The crowd fell back, murmuring, as if uneasy at what they had done, now that it was too late to take it back; here was not a stuffy-guy but a cheerful girl they all knew, one of their own, for some mad reason backed up against the Reap-Night bonfire with her hands painted red. They might have saved her, given another moment—some might have, anyway—but it was too late. The dry wood caught; her pants caught; her shirt caught; her long blonde hair blazed on her head like a crown.

“ROLAND, I LOVE THEE!”

At the end of her life she was aware of heat but not pain. She had time to consider his eyes, eyes of that blue which is the color of the sky at first light of morning. She had time to think of him on the Drop, riding Rusher flat-out with his black hair flying back from his temples and his neckerchief rippling; to see him laughing with an ease and freedom he would never find again in the long life which stretched out for him beyond hers, and it was his laughter she took with her as she went out, fleeing the light and heat into the silky, consoling
dark, calling to him over and over as she went, calling bird and bear and hare and fish.

26

There was no word, not even
no,
in his screams at the end: he howled like a gutted animal, his hands welded to the ball, which beat like a runaway heart. He watched in it as she burned.

Cuthbert tried again to take the cursed thing away, and couldn’t. He did the only other thing he could think of—drew his revolver, pointed it at the ball, and thumbed back the hammer. He would likely wound Roland, and the flying glass might even blind him, but there was no other choice. If they didn’t do something, the glam would kill him.

But there was no need. As if seeing Cuthbert’s gun and understanding what it meant, the ball went instantly dark and dead in Roland’s hands. Roland’s stiff body, every line and muscle trembling with horror and outrage, went limp. He dropped like a stone, his fingers at last letting go of the ball. His stomach cushioned it as he struck the ground; it rolled off him and trickled to a stop by one of his limp, outstretched hands. Nothing burned in its darkness now except for one baleful orange spark—the tiny reflection of the rising Demon Moon.

Alain looked at the glass with a species of disgusted, frightened awe; looked at it as one might look at a vicious animal that now sleeps . . . but will wake again, and bite when it does.

He stepped forward, meaning to crush it to powder beneath his boot.

“Don’t you dare,” Cuthbert said in a hoarse voice. He was kneeling beside Roland’s limp form but looking at Alain. The rising moon was in his eyes, two small, bright stones of light. “Don’t you dare, after all the misery and death we’ve gone through to get it. Don’t you even
think
of it.”

Alain looked at him uncertainly for a moment, thinking he should destroy the cursed thing, anyway—misery suffered did not justify misery to come, and as long as the thing on the ground remained whole, misery was all it would bring anyone. It was a misery-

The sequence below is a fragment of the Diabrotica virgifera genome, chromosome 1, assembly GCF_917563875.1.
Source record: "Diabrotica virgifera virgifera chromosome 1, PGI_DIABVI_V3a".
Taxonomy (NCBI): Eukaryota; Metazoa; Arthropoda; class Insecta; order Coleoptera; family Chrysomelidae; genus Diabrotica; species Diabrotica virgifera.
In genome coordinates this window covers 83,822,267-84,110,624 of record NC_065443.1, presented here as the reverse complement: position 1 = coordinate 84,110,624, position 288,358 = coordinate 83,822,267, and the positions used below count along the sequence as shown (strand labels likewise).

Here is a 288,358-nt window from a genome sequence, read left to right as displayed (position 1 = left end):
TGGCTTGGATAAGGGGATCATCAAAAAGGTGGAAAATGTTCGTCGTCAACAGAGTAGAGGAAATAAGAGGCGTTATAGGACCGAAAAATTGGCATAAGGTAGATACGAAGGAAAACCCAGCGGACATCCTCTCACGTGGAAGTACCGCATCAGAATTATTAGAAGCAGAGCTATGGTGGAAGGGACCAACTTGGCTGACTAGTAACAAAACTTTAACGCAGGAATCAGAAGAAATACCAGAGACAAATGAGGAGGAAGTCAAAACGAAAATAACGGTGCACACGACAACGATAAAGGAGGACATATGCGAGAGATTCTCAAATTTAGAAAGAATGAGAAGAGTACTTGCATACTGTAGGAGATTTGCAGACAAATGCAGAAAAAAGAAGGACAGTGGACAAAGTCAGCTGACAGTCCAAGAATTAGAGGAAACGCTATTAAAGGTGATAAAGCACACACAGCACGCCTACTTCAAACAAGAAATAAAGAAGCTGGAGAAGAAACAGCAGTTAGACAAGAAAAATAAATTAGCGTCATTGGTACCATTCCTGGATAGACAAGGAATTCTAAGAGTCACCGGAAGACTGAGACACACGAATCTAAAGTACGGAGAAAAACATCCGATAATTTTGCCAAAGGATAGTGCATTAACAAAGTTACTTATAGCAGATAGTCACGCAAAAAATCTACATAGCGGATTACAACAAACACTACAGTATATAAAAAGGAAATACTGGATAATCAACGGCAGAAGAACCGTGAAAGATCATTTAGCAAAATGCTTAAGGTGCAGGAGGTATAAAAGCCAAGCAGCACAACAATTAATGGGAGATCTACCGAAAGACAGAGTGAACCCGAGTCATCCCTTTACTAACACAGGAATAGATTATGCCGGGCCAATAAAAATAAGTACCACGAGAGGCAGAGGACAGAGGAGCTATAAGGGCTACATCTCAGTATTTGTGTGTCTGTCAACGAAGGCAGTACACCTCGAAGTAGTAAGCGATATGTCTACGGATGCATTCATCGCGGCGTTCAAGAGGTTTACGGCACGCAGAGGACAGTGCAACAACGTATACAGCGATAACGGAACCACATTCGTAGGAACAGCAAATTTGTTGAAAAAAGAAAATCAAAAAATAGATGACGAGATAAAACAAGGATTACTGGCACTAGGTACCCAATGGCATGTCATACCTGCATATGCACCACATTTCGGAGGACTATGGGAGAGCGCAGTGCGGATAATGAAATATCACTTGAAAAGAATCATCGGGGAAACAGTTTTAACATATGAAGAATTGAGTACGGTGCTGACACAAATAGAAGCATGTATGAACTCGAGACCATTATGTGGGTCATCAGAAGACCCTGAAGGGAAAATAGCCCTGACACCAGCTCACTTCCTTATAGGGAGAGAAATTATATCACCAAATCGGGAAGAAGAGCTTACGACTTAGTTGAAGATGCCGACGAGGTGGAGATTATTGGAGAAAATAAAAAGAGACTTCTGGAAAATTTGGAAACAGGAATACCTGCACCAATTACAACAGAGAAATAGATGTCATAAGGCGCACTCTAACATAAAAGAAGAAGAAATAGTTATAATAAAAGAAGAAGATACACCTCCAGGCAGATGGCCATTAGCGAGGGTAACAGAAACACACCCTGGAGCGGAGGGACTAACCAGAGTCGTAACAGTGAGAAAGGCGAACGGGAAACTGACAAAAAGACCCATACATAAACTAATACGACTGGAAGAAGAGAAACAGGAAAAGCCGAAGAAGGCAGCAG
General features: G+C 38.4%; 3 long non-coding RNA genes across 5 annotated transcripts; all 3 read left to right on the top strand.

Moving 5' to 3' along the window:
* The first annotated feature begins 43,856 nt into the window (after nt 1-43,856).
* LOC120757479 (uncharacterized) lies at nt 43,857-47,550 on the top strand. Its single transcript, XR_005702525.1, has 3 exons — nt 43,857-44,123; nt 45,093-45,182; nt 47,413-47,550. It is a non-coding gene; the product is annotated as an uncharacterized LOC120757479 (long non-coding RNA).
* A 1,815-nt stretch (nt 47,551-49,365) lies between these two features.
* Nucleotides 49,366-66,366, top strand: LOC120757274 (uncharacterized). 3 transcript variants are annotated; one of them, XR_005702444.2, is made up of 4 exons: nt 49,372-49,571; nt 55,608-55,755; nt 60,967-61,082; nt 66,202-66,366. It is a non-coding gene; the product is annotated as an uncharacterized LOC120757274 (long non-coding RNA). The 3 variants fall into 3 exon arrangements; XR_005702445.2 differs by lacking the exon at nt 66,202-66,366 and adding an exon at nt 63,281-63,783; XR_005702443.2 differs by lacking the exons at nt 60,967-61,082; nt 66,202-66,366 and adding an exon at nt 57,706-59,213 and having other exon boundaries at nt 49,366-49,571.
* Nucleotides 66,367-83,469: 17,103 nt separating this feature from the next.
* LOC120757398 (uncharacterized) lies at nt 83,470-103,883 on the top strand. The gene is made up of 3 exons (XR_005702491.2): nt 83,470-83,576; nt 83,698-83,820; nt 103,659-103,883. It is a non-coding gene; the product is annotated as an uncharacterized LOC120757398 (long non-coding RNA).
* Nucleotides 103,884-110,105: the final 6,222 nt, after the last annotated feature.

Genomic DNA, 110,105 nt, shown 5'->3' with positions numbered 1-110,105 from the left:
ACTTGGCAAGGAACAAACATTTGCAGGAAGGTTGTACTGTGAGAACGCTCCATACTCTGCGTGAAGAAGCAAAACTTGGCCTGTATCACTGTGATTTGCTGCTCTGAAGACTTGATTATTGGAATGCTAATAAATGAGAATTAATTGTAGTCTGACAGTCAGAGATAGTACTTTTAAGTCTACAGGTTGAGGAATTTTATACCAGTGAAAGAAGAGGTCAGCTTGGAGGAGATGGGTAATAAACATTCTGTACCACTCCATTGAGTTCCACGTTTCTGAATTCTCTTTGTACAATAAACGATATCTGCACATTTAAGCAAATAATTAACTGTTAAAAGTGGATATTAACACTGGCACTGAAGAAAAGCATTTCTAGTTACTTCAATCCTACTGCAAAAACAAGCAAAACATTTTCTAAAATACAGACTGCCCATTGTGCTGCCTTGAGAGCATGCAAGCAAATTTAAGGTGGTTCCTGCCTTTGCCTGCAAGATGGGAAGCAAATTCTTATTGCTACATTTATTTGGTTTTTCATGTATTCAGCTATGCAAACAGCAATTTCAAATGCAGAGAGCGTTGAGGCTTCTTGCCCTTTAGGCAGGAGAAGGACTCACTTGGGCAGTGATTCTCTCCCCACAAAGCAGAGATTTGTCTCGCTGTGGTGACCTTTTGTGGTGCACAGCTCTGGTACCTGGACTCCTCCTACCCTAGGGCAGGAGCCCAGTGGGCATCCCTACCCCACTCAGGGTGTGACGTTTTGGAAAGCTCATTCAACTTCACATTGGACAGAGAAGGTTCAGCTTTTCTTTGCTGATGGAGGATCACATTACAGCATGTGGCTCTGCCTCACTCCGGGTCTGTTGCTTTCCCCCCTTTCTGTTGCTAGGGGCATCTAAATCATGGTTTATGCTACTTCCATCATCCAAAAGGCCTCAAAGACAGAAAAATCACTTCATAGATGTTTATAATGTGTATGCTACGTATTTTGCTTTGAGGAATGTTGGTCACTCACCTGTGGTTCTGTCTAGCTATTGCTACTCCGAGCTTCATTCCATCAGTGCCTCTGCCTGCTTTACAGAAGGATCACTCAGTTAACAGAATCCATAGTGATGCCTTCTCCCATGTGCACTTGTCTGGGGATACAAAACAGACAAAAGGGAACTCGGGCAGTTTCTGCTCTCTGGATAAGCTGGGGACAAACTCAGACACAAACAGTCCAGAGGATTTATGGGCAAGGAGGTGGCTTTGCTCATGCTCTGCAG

machine,
that was what it was, and it had killed Susan Delgado. He hadn’t seen what Roland had seen
in the glass, but he had seen his friend’s face, and that had been enough. It had killed Susan, and it would kill more, if left whole.

But then he thought of
ka
and drew back. Later he would bitterly regret doing so.

“Put it in the bag again,” Cuthbert said, “and then help me with Roland. We have to get out of here.”

The drawstring bag lay crumpled on the ground nearby, fluttering in the wind. Alain picked up the ball, hating the feel of its smooth, curved surface, expecting it to come alive under his touch. It didn’t, though. He put it in the bag, and looped it over his shoulder again. Then he knelt beside Roland.

He didn’t know how long they tried unsuccessfully to bring him around—until the moon had risen high enough in the sky to turn silver again, and the smoke roiling out of the canyon had begun to dissipate, that was all he knew. Until Cuthbert told him it was enough; they would have to sling him over Rusher’s saddle and ride with him that way. If they could get into the heavily forested lands west o’ Barony before dawn, Cuthbert said, they would likely be safe . . . but they had to get at least that far. They had smashed Farson’s men apart with stunning ease, but the remains would likely knit together again the following day. Best they be gone before that happened.

And that was how they left Eyebolt Canyon, and the seacoast side of Mejis; riding west beneath the Demon Moon, with Roland laid across his saddle like a corpse.

27

The next day they spent in Il Bosque, the forest west of Mejis, waiting for Roland to wake up. When afternoon came and he remained unconscious, Cuthbert said: “See if you can touch him.”

Alain took Roland’s hands in his own, marshalled all his concentration, bent over his friend’s pale, slumbering face, and remained that way for almost half an hour. Finally he shook his head, let go of Roland’s hands, and stood up.

“Nothing?” Cuthbert asked.

Alain sighed and shook his head.

They made a travois of pine branches so he wouldn’t have to spend another night riding oversaddle (if nothing else, it
seemed to make Rusher nervous to be carrying his master in such a way), and went on, not travelling on the Great Road—that would have been far too dangerous—but parallel to it. When Roland remained unconscious the following day (Mejis falling behind them now, and both boys feeling a deep tug of homesickness, inexplicable but as real as tides), they sat on either side of him, looking at each other over the slow rise and fall of his chest.

“Can an unconscious person starve, or die of thirst?” Cuthbert asked. “They can’t, can they?”

“Yes,” Alain said. “I think they can.”

It had been a long, nerve-wracking night of travel. Neither boy had slept well the previous day, but on this one they slept like the dead, with blankets over their heads to block the sun. They awoke minutes apart as the sun was going down and Demon Moon, now two nights past the full, was rising through a troubled rack of clouds that presaged the first of the great autumn storms.

Roland was sitting up. He had taken the glass from the drawstring bag. He sat with it cradled in his arms, a darkened bit of magic as dead as the glass eyes of The Romp. Roland’s own eyes, also dead, looked indifferently off into the moonlit corridors of the forest. He would eat but not sleep. He would drink from the streams they passed but not speak. And he would not be parted from the piece of Maerlyn’s Rainbow which they had brought out of Mejis at such great price. It did not glow for him, however.

Not,
Cuthbert thought once,
while Al and I are awake to see it, anyway.

Alain couldn’t get Roland’s hands off the ball, and so he laid his own on Roland’s cheeks, touching him that way. Except there was nothing to touch, nothing there. The thing which rode west with them toward Gilead was not Roland, or even a ghost of Roland. Like the moon at the close of its cycle, Roland had gone.

BOOK: The Dark Tower IV Wizard and Glass
12.32Mb size Format: txt, pdf, ePub
ads